By Shayal Vashisth | 03/01/2018
While most students bring their assignments back home in a notebook, some are wearing their classwork on their wrists.
For his Statistical Methods in Psychological Science course, Gregory Samanez-Larkin, assistant professor of psychology and neuroscience, has distributed FitBit devices to each student for the duration of the semester. Data collected from the devices—which track the wearer's physical activity—will be utilized as a part of the class's curriculum.
“I can teach you in the clearest way how some statistical test works and you might learn it, but in two weeks, you couldn’t care less because the application is unclear,” Samanez-Larkin said. “By using our own data and analyzing it, I hope that leads to better understanding and keeping people motivated about both the work we are doing in class and living a healthier lifestyle.”
Rather than applying for a Trinity course enhancement grant to purchase the FitBits, Samanez-Larkin used funds from his lab and a Bass Connections project—both of which are beginning projects over the summer in which subjects’ physical activity is monitored continuously.
“They were purchased for research purposes, I just bought them earlier than I thought I would,” Samanez-Larkin said. “It’s been useful for our lab to have this big pilot project even though data from this class stays in the class.”
The collected data will be used to teach the statistical tests of the curriculum. The data will be anonymized so each student can analyze the entire class’s data.
“Throughout the semester, we’re going to be analyzing our data and as we learn various statistical tools and measures, we will get to use them on our class data to test various hypotheses,” junior Katy Grant said. “We’ll see if Duke students are actually different from the general 19 to 22-year-old population in some way.”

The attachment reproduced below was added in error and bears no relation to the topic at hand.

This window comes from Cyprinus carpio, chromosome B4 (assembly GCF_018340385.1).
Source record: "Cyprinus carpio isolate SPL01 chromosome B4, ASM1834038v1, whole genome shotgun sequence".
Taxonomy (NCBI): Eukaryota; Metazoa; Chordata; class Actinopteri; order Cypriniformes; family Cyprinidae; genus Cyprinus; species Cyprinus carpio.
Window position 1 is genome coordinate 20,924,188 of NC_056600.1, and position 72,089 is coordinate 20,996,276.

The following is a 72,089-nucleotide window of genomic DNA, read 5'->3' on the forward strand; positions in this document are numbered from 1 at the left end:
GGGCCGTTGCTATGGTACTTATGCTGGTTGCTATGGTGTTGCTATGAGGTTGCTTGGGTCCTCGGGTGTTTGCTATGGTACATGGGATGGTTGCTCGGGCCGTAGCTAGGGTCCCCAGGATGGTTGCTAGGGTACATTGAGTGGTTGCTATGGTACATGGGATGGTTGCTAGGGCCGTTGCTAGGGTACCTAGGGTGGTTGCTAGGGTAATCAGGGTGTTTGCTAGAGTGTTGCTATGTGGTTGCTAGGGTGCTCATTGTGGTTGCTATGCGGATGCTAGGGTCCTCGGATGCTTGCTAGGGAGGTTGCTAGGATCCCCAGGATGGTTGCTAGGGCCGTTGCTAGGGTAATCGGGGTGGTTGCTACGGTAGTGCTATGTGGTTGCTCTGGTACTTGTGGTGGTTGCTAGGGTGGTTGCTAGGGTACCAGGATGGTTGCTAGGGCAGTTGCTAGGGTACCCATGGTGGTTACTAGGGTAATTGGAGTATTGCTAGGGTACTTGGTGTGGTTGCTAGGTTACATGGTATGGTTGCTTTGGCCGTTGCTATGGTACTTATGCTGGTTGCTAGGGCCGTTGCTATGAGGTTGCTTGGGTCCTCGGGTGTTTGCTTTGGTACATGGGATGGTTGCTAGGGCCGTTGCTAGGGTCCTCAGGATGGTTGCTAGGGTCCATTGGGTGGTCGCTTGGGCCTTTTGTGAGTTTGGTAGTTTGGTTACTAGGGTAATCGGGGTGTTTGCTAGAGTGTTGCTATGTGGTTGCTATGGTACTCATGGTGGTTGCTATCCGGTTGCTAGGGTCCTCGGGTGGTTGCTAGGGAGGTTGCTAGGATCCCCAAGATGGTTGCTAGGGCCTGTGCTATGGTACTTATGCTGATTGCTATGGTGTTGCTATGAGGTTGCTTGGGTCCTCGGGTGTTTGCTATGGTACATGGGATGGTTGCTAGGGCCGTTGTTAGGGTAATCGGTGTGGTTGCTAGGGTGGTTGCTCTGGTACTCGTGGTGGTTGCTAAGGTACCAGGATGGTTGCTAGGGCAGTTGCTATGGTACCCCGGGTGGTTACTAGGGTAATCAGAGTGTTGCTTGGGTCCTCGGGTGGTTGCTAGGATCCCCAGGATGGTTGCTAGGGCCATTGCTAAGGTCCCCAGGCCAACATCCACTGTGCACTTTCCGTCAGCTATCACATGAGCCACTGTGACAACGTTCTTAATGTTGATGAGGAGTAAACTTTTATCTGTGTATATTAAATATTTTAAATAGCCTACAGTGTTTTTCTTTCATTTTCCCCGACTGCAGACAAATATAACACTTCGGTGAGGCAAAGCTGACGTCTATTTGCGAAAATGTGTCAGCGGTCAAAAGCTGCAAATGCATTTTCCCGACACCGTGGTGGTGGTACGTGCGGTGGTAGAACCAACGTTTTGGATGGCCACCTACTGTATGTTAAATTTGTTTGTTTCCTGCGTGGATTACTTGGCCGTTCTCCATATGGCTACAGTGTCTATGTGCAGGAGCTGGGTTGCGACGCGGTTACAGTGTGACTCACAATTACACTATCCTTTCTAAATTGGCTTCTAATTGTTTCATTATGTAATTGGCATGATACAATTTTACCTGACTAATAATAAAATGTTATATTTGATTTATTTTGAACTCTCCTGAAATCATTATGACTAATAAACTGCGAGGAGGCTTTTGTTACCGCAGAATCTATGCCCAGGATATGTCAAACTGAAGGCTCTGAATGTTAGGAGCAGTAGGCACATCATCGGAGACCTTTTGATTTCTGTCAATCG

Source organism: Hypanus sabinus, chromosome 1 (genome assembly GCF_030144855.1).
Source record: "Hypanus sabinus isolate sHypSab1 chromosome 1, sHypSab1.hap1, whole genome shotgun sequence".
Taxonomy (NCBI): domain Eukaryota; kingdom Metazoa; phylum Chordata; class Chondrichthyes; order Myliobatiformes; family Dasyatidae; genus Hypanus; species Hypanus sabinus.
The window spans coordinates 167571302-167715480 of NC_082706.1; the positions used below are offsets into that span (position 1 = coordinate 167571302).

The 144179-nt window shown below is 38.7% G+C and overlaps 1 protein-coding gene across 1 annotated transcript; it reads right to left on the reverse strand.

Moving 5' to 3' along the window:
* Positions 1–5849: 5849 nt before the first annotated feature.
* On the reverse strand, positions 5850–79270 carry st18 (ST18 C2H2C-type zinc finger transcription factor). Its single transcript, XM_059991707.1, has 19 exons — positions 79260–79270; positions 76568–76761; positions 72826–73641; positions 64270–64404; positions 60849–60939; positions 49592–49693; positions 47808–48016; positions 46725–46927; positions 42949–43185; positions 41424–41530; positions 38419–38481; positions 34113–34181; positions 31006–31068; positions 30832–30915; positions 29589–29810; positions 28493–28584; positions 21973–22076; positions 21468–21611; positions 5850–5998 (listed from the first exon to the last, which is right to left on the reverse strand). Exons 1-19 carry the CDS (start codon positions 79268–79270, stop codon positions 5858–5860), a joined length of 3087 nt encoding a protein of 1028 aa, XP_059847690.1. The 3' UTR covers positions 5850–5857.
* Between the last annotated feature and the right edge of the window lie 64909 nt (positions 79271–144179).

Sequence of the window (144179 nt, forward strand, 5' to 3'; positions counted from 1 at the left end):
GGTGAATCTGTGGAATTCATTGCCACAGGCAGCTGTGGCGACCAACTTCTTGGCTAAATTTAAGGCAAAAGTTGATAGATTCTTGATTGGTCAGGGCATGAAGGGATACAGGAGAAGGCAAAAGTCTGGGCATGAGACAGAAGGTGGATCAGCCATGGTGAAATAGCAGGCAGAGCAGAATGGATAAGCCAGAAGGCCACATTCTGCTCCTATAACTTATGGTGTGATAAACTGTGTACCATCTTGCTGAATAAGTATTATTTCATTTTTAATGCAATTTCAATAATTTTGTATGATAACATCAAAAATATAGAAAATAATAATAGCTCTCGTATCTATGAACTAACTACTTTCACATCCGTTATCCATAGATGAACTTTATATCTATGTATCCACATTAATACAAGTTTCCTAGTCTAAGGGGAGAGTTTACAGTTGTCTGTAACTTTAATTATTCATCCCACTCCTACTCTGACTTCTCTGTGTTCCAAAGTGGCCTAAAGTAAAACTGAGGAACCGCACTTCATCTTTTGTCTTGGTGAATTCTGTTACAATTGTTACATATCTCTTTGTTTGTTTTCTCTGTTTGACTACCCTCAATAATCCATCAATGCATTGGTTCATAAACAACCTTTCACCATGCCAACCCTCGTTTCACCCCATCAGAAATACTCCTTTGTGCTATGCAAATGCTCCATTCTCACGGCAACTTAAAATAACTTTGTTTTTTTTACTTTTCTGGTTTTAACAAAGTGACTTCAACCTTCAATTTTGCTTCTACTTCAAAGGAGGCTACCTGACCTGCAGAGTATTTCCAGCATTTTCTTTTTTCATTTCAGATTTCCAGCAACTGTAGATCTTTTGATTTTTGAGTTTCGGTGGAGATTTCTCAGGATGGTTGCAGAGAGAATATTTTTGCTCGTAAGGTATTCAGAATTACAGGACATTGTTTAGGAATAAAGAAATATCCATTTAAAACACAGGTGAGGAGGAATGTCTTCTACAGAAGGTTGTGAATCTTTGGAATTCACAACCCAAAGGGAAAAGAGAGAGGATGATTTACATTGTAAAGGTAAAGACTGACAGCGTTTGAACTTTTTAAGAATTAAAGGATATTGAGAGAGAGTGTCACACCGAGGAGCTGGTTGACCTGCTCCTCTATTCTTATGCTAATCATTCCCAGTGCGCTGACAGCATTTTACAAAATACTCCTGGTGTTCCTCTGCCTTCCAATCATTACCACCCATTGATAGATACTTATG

So far, the data analyses have indicated that Duke students are, on average, walking 11,000 steps a day and sleeping around seven hours a night. Eventually, Samenez-Larkin hopes to compile all this data into a project beyond the classroom.
“My dream for this is that we as a class get some interesting data that makes a unique scientific contribution to the literature,” Samanez-Larkin said. “My vision is that we publish a paper with every single student as a co-author.”
Samanez-Larkin intends to tailor the format of the class’s exams to suit a final paper. During exams, students will complete the results and discussion sections of a scientific paper written by Samanez-Larkin, eventually leading into a final class paper.
“Ideally, I’ll have written an intro and methods, and students will individually write their results and discussion,” he said. “I’ll take actual student writing and drop it in to create one manuscript that takes the best of what everyone wrote, and we’ll submit that to a journal.”
Instead of paying students like he would in a typical research study, Samanez-Larkin is permitting students to keep the FitBit if they demonstrate a significant amount of usage. He said he expects many devices returned, but anticipates about half of the students will keep them.
“If a student gets really deeply engaged with a device like that, I’m more than happy to have that be a permanent thing,” he said. “If you're using it constantly all semester, I want you keep that thing because it seems like it's working for you.”
Samanez-Larkin noted that although FitBit activity is high now, he expects usage to drop off later in the semester. Junior Alice Chen, a member of the class, echoed this sentiment, indicating that her current measurements may not be entirely accurate.
“It does kind of skew it, because I feel like having the FitBit makes me want to exercise more and get more steps,” Chen said. “I have friends who will actively take the stairs instead of the elevator because they want to get the steps in. I think it’ll be good once the novelty wears off, because that’s when you’ll get more accurate data, since you won’t be taking stairs to get more steps.”